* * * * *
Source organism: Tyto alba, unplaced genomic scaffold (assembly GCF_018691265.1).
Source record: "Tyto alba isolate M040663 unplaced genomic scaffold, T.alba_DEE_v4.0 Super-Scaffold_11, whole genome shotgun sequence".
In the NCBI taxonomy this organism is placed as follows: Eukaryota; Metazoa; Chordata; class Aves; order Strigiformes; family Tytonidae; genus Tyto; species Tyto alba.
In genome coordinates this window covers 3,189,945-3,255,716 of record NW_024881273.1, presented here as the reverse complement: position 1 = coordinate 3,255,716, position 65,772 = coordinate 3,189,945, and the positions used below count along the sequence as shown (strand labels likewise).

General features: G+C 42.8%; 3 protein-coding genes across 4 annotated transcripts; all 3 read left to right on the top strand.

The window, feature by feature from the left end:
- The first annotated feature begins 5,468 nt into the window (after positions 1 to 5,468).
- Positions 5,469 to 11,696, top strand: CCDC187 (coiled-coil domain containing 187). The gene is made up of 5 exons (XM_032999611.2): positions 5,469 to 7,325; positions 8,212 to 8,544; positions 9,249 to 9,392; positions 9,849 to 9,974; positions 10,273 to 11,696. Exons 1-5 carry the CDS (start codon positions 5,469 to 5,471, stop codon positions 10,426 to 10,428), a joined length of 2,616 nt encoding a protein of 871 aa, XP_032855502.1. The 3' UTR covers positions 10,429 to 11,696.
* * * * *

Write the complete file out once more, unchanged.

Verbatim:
Source organism: Tyto alba, unplaced genomic scaffold (assembly GCF_018691265.1).
Source record: "Tyto alba isolate M040663 unplaced genomic scaffold, T.alba_DEE_v4.0 Super-Scaffold_11, whole genome shotgun sequence".
In the NCBI taxonomy this organism is placed as follows: Eukaryota; Metazoa; Chordata; class Aves; order Strigiformes; family Tytonidae; genus Tyto; species Tyto alba.
In genome coordinates this window covers 3,189,945-3,255,716 of record NW_024881273.1, presented here as the reverse complement: position 1 = coordinate 3,255,716, position 65,772 = coordinate 3,189,945, and the positions used below count along the sequence as shown (strand labels likewise).

General features: G+C 42.8%; 3 protein-coding genes across 4 annotated transcripts; all 3 read left to right on the top strand.

The window, feature by feature from the left end:
- The first annotated feature begins 5,468 nt into the window (after positions 1 to 5,468).
- Positions 5,469 to 11,696, top strand: CCDC187 (coiled-coil domain containing 187). The gene is made up of 5 exons (XM_032999611.2): positions 5,469 to 7,325; positions 8,212 to 8,544; positions 9,249 to 9,392; positions 9,849 to 9,974; positions 10,273 to 11,696. Exons 1-5 carry the CDS (start codon positions 5,469 to 5,471, stop codon positions 10,426 to 10,428), a joined length of 2,616 nt encoding a protein of 871 aa, XP_032855502.1. The 3' UTR covers positions 10,429 to 11,696.